Who knew? A great workhorse was there all along. It just costs more than worse options for no immediately justifiable reason other than, well, it is just damn convenient, reliable, and predictable. Sometimes you don’t get what you pay for, but you pay for what you know you’ll get.
~Joe

Comments: I'm short, a home cook, prefer lighter, thinner blades, and own mostly Konosukes but have used over a dozen brands.
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Re: The workhorse no one told me about: Sukenari ZDP

Post by mauichef »

Hi Joe.
Mahalo for a great review. Erudite and fact filled as usual.
I have soft spot for the knives of Mr. Minaki and own a honyaki yanagiba of his. But no gyuto.
One of the best knives I've used, that came through on a pass round, was a Sukenari Ginsan 240. I fell in love. But never proposed!
So it's funny that you are using yours as a Kono MM Ginsan stand-in. Like you...one of my all time faves...and, like you, I don't use as much as I should.
It seems like a while since I was reading and writing reviews like we use to. Thanks for this one. :D
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Re: The workhorse no one told me about: Sukenari ZDP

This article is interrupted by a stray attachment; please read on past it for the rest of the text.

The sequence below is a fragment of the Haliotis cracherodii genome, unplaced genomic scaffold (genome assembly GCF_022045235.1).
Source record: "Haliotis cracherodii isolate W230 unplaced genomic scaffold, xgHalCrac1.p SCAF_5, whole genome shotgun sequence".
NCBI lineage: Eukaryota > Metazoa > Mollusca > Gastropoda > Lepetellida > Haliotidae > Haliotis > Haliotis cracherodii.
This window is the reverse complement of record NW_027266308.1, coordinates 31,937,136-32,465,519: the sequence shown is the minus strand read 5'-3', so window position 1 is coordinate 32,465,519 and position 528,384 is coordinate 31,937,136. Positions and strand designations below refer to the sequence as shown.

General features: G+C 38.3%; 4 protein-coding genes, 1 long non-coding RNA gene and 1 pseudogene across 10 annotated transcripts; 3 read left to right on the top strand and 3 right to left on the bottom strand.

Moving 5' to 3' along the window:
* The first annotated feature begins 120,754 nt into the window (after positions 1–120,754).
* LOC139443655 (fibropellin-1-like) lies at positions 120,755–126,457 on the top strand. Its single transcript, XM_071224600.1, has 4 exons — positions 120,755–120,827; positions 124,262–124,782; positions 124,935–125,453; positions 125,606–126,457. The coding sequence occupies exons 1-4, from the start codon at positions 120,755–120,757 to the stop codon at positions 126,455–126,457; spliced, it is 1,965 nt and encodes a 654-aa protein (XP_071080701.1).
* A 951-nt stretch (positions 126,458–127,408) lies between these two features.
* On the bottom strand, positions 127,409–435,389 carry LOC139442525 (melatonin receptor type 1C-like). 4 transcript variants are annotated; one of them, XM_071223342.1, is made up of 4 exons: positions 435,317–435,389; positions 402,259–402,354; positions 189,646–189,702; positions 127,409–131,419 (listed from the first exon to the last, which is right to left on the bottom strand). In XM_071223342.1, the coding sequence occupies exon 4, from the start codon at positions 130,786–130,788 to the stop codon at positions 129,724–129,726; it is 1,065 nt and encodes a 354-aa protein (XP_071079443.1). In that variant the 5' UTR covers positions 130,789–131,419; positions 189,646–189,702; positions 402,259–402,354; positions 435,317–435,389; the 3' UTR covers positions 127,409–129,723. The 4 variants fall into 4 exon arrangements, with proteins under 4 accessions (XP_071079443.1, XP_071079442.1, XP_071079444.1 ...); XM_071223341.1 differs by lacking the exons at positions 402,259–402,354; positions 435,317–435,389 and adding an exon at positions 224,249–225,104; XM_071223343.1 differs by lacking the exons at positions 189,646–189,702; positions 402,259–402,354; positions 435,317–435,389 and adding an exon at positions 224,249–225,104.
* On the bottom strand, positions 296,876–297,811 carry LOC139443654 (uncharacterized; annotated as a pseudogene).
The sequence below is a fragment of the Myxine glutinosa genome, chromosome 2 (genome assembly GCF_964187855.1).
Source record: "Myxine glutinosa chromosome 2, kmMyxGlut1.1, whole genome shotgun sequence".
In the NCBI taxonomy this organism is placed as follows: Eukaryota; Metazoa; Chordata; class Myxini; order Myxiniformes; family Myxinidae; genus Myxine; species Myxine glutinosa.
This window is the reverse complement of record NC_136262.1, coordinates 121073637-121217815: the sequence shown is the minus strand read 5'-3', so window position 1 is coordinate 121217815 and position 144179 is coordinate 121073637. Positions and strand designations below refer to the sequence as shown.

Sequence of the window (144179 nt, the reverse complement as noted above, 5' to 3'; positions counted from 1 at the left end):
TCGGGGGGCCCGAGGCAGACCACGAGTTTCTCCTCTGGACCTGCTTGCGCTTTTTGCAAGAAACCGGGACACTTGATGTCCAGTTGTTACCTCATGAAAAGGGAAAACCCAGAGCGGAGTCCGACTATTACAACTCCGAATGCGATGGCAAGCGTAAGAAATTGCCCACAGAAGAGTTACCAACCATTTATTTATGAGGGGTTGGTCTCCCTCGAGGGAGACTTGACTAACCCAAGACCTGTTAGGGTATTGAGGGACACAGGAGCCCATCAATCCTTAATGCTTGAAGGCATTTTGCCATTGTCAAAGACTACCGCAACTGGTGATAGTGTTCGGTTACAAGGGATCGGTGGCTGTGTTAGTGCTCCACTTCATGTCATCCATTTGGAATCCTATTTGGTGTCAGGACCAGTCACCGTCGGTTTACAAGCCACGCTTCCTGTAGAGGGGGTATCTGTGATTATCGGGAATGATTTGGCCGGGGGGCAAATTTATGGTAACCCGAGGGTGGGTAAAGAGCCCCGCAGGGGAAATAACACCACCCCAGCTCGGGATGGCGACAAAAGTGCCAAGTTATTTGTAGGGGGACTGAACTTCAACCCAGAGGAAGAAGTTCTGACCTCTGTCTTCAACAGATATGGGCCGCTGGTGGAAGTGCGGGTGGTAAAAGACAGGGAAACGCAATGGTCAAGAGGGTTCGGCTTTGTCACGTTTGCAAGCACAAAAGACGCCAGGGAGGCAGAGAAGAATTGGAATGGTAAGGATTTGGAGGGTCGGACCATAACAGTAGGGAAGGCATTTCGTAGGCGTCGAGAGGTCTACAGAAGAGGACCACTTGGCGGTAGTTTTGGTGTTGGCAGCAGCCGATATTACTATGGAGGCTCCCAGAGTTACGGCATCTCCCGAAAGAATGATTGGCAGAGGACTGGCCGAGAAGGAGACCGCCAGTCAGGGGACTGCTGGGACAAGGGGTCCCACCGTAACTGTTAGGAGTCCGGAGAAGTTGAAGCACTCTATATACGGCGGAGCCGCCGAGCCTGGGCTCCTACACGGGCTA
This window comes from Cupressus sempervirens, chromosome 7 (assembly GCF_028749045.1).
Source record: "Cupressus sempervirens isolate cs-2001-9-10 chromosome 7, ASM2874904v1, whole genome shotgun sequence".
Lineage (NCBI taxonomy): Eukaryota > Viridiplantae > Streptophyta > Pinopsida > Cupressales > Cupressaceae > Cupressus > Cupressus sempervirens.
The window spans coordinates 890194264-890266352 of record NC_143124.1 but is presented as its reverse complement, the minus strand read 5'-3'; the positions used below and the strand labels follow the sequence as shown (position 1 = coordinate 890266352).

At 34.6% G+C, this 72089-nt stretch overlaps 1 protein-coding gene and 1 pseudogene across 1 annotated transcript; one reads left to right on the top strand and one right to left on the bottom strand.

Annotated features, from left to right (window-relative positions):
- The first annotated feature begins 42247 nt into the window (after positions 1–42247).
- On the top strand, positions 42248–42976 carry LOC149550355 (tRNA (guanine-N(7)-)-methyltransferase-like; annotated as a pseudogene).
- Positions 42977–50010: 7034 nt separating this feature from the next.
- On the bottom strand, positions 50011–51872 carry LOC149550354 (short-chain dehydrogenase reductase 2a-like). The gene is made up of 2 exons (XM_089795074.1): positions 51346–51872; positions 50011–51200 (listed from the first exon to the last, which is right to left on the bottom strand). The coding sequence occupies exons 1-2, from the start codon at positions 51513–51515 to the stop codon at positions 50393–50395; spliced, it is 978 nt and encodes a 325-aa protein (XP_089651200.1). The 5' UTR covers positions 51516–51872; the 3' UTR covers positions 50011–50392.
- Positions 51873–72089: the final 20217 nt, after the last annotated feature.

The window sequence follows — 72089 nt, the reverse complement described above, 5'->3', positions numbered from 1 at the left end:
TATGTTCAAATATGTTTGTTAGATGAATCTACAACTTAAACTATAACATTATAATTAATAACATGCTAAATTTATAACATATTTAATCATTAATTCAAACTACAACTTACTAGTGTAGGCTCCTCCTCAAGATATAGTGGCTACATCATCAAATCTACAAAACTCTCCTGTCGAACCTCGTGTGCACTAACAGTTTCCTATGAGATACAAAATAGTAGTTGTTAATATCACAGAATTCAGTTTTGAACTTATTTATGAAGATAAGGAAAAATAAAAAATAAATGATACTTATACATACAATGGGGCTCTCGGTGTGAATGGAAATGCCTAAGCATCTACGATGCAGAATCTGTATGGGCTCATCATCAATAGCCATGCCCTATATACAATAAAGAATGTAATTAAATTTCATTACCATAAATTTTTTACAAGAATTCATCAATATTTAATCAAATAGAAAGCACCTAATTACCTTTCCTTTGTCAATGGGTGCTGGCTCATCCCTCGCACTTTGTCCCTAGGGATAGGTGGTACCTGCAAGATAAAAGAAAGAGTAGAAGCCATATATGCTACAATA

Post by Nochop! »

I own 2 Sukenari. An AS hairline, and an SG2 dammy. I agree wholeheartedly with your experience. I will say my 270 AS is a totally different knife with a light thinning session. I have yet to thin the SG2 as the dammy will prove to be more of a chore to refinish.
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Re: The workhorse no one told me about: Sukenari ZDP

Post by salemj »

Nochop! wrote: Tue Jan 12, 2021 9:11 am I own 2 Sukenari. An AS hairline, and an SG2 dammy. I agree wholeheartedly with your experience. I will say my 270 AS is a totally different knife with a light thinning session. I have yet to thin the SG2 as the dammy will prove to be more of a chore to refinish.
Thanks, Nochop. One thing I like about this knife is that it has room to grow, and by that I mean exactly what you say: it is thin enough, but it feels like it could handle thinning by the user if someone wanted a touch more performance, and that this could be done rather easily given the grind design (in that it seems easy to hit behind the edge on the bevel, which is not the case for all knives).
~Joe

Comments: I'm short, a home cook, prefer lighter, thinner blades, and own mostly Konosukes but have used over a dozen brands.
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Re: The workhorse no one told me about: Sukenari ZDP

Post by lsboogy »

great read Joe -
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Re: The workhorse no one told me about: Sukenari ZDP

Post by Bob Z »

salemj wrote: Mon Jan 11, 2021 11:03 pm
I have this habit that I think others share. When I get a gyuto I really love, I stop using it. By that, I mean that I “save” it, using it less often, and more carefully, to make it a lifetime gyuto.